GR- How would you describe your music to someone who has never heard it?
FK- Afrobeat itself is a fusion of jazz, funk and traditional African rhythms. The bigger the band, the better.
GR- You have a 12-piece band, how do you keep everyone happy? And what’s it like being the frontman for such a large band?
FK- We have a fantastic tour manager that knows us very well. The people in the band are like an extended family and like family you have some good days together and some bad ones. Altogether because we are so busy we all get along.
GR- Your U.S. summer tour had some great stops Central Park, opening up for String Cheese Incident, Lollapalooza how exciting was this summer trip for you?
FK- I love performing in America and have been doing so for years now since I filled in for my father when he was detained by the Nigerian Government. I don’t get much time to see America but when I have the chance I do enjoy seeing what each city has to offer.
GR- Back in 2004 you played at Bonnaroo, what memories do you have and what was that experience like?
FK- From what I remember, I thought it was a great vibrant festival. I do many festivals but I remember this one, as the audience was very receptive to my music and were dancing everywhere which is what Afrobeat is all about people enjoying themselves.
GR- Do you feel you are becoming more popular in the U.S. these days?
FK- The fan base is excellent in America but I also have a very big fan base in Nigeria.
GR- It must be intense when you perform in Nigeria, can you describe what that is like?
FK- People just get in a kind a trance when I play; they know my music well and really get into the groove of the music. Some of my sessions can last five hours so they can be quite a marathon.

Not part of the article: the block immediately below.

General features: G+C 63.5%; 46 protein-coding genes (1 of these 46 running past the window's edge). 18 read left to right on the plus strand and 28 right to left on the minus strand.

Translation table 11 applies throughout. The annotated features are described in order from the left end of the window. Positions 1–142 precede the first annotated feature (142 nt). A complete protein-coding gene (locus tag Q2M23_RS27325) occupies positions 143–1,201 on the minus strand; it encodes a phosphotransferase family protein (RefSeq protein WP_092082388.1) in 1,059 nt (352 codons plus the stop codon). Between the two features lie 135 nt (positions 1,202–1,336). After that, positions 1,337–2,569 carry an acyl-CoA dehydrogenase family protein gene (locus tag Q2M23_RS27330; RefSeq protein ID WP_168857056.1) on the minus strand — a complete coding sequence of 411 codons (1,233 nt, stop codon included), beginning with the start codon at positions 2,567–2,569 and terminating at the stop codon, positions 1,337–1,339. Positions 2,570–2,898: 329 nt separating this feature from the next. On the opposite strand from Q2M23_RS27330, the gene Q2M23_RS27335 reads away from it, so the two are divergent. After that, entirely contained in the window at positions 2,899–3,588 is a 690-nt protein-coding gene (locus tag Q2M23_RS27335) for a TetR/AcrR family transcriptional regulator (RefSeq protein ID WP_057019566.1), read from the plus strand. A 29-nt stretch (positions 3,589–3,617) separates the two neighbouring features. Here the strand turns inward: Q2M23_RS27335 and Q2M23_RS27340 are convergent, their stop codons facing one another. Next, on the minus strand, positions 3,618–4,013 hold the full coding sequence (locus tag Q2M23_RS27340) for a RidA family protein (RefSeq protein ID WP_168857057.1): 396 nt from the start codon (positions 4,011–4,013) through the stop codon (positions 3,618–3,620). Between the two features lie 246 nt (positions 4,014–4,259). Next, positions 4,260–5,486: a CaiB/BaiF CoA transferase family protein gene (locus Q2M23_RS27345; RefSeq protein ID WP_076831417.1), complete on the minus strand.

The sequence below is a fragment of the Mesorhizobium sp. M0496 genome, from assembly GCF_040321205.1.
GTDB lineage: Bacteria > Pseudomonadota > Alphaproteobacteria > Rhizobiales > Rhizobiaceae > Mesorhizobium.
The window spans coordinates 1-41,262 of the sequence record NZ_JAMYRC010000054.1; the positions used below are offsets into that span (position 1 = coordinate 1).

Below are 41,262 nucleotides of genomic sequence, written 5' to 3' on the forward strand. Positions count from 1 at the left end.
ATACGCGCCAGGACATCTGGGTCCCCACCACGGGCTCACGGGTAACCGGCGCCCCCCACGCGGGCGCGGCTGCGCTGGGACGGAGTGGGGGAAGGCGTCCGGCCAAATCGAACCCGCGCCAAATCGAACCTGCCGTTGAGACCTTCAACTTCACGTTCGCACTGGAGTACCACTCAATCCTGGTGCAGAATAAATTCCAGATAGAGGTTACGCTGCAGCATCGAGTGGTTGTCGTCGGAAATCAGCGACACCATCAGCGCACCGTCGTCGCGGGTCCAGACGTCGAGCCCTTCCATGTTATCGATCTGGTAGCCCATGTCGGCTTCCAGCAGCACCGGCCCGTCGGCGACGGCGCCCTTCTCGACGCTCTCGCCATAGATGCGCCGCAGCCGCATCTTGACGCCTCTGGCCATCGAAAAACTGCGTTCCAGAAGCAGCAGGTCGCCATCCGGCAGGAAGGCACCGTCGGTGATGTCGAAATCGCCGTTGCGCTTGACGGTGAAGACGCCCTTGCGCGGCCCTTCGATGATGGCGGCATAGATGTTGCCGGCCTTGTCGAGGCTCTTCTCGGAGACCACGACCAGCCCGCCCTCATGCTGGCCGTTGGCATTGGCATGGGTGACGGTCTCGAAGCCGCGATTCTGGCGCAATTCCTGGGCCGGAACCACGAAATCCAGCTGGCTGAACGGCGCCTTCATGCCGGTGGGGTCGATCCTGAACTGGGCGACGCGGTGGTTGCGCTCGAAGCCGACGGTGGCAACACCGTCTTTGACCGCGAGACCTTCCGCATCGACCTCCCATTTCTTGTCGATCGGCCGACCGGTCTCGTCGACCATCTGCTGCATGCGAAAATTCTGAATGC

GR- Currently, you are putting the wraps on your first studio album in six years, is there a theme that connects all the songs?
FK- It is pure Afro-beat? This album is going back to my routes. I listen to a lot of Fela’s music and a lot of jazz he used to listen to Dizzie Gillespie, John Coltrane and Miles Davis and feel that we should be going back to what he felt was the vision. I have really enjoyed working with producers and remixing my tracks on previous albums but this time it is just pure Afrobeat. My son, Made (pronounced Maddy) is also performing on it, so it is his debut.
GR- Did you feel re-energized being back in the studio recording new songs? How was this process different?
FK- I am constantly writing songs and practicing as well as performing these songs. I always am amazed that from a basic song, it can get transformed into a wild energetic song for a 15-20 piece band remember I play with larger bands in Nigeria than I do when I tour. It is such a magical process and never ceases to amaze me that they are all my songs.
GR- Why did you wait so long to get back in the studio?
FK- Circumstances really. I tour I lot I have a young family and the opportunity arose so I took the opportunity.
GR- Did you record the songs on your own? With session musicians? Or members of your band?
FK- A mixture, we have recorded in Paris and Lagos (Nigeria) and it varies from track to track. In Paris, they are usually session musicians.
GR- Where do you see the future of Afrobeat music is headed these days?
FK- I think it will grow and grow as it is a very infectious style of music that also has an important message to get across.